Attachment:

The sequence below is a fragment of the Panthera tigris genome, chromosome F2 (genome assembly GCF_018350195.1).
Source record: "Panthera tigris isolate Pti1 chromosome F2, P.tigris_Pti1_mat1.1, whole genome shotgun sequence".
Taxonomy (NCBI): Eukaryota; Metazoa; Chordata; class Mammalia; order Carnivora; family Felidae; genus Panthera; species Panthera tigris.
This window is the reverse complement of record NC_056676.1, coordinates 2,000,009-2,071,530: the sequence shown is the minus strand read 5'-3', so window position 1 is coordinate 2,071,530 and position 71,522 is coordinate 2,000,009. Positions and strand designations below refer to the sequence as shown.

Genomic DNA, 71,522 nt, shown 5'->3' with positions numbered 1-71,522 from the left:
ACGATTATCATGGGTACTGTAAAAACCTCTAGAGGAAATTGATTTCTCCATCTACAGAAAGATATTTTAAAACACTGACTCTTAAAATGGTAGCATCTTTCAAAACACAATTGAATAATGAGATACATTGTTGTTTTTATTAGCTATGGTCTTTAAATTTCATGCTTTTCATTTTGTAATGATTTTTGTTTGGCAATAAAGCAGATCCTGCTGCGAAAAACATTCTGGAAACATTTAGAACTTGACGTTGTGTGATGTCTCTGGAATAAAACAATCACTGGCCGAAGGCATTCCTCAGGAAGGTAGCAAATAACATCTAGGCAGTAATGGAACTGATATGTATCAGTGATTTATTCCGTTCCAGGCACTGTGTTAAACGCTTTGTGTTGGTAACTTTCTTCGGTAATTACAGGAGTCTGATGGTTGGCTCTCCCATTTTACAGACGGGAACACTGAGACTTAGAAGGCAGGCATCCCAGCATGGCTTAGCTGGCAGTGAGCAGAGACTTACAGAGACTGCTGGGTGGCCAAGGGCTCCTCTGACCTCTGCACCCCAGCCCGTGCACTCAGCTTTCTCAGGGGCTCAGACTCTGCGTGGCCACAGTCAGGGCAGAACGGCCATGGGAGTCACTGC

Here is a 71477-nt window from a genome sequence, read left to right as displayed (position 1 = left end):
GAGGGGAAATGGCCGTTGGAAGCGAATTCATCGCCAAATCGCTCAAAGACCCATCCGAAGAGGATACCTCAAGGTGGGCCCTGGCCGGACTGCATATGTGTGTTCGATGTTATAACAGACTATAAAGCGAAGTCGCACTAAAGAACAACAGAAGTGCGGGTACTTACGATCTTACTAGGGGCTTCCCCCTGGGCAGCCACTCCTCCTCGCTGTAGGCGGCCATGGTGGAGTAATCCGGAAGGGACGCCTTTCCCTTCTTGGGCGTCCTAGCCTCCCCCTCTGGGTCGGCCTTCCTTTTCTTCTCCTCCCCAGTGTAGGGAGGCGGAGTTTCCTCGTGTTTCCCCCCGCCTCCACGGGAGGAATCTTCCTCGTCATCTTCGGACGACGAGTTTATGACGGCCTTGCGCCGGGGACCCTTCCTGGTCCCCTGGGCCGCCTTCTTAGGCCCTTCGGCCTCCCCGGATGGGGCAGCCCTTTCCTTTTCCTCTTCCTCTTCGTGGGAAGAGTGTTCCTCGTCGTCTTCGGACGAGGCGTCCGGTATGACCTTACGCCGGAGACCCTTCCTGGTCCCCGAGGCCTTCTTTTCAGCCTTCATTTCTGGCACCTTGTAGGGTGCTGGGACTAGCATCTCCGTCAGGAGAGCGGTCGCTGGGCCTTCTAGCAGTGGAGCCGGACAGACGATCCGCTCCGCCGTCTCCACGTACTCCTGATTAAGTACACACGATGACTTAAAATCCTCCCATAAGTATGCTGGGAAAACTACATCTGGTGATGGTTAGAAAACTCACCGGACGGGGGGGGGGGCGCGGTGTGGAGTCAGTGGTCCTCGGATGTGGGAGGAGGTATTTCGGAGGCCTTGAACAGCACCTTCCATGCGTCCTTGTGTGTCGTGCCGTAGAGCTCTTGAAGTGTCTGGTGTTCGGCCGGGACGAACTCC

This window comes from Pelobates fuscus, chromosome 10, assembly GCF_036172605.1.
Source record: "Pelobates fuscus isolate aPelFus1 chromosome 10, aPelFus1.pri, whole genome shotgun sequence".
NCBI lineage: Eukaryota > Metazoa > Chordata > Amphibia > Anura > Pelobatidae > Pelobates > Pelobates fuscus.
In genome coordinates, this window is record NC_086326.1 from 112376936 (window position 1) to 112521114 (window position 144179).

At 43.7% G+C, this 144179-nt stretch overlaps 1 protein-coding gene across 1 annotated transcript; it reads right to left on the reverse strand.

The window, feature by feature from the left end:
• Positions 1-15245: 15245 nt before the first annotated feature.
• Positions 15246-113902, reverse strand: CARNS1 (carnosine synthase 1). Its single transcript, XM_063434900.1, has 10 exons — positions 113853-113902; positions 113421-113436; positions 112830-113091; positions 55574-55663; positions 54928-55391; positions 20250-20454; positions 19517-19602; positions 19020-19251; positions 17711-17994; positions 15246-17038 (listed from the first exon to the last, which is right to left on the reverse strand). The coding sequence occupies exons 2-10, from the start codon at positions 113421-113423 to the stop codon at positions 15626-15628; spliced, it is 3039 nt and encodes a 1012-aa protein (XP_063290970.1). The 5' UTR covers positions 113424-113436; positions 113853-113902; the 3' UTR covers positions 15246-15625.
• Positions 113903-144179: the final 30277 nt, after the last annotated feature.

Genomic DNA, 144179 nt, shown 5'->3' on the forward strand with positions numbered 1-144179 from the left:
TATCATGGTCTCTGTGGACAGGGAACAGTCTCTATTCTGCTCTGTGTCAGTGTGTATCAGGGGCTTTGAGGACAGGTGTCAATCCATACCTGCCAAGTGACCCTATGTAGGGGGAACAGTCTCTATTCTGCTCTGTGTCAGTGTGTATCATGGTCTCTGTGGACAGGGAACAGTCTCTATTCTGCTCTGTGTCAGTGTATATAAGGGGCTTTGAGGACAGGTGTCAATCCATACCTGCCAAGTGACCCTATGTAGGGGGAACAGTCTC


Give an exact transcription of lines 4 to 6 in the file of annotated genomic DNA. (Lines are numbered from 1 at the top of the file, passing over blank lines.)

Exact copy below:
This window is the reverse complement of record NC_056676.1, coordinates 2,000,009-2,071,530: the sequence shown is the minus strand read 5'-3', so window position 1 is coordinate 2,071,530 and position 71,522 is coordinate 2,000,009. Positions and strand designations below refer to the sequence as shown.

Genomic DNA, 71,522 nt, shown 5'->3' with positions numbered 1-71,522 from the left:
ACGATTATCATGGGTACTGTAAAAACCTCTAGAGGAAATTGATTTCTCCATCTACAGAAAGATATTTTAAAACACTGACTCTTAAAATGGTAGCATCTTTCAAAACACAATTGAATAATGAGATACATTGTTGTTTTTATTAGCTATGGTCTTTAAATTTCATGCTTTTCATTTTGTAATGATTTTTGTTTGGCAATAAAGCAGATCCTGCTGCGAAAAACATTCTGGAAACATTTAGAACTTGACGTTGTGTGATGTCTCTGGAATAAAACAATCACTGGCCGAAGGCATTCCTCAGGAAGGTAGCAAATAACATCTAGGCAGTAATGGAACTGATATGTATCAGTGATTTATTCCGTTCCAGGCACTGTGTTAAACGCTTTGTGTTGGTAACTTTCTTCGGTAATTACAGGAGTCTGATGGTTGGCTCTCCCATTTTACAGACGGGAACACTGAGACTTAGAAGGCAGGCATCCCAGCATGGCTTAGCTGGCAGTGAGCAGAGACTTACAGAGACTGCTGGGTGGCCAAGGGCTCCTCTGACCTCTGCACCCCAGCCCGTGCACTCAGCTTTCTCAGGGGCTCAGACTCTGCGTGGCCACAGTCAGGGCAGAACGGCCATGGGAGTCACTGC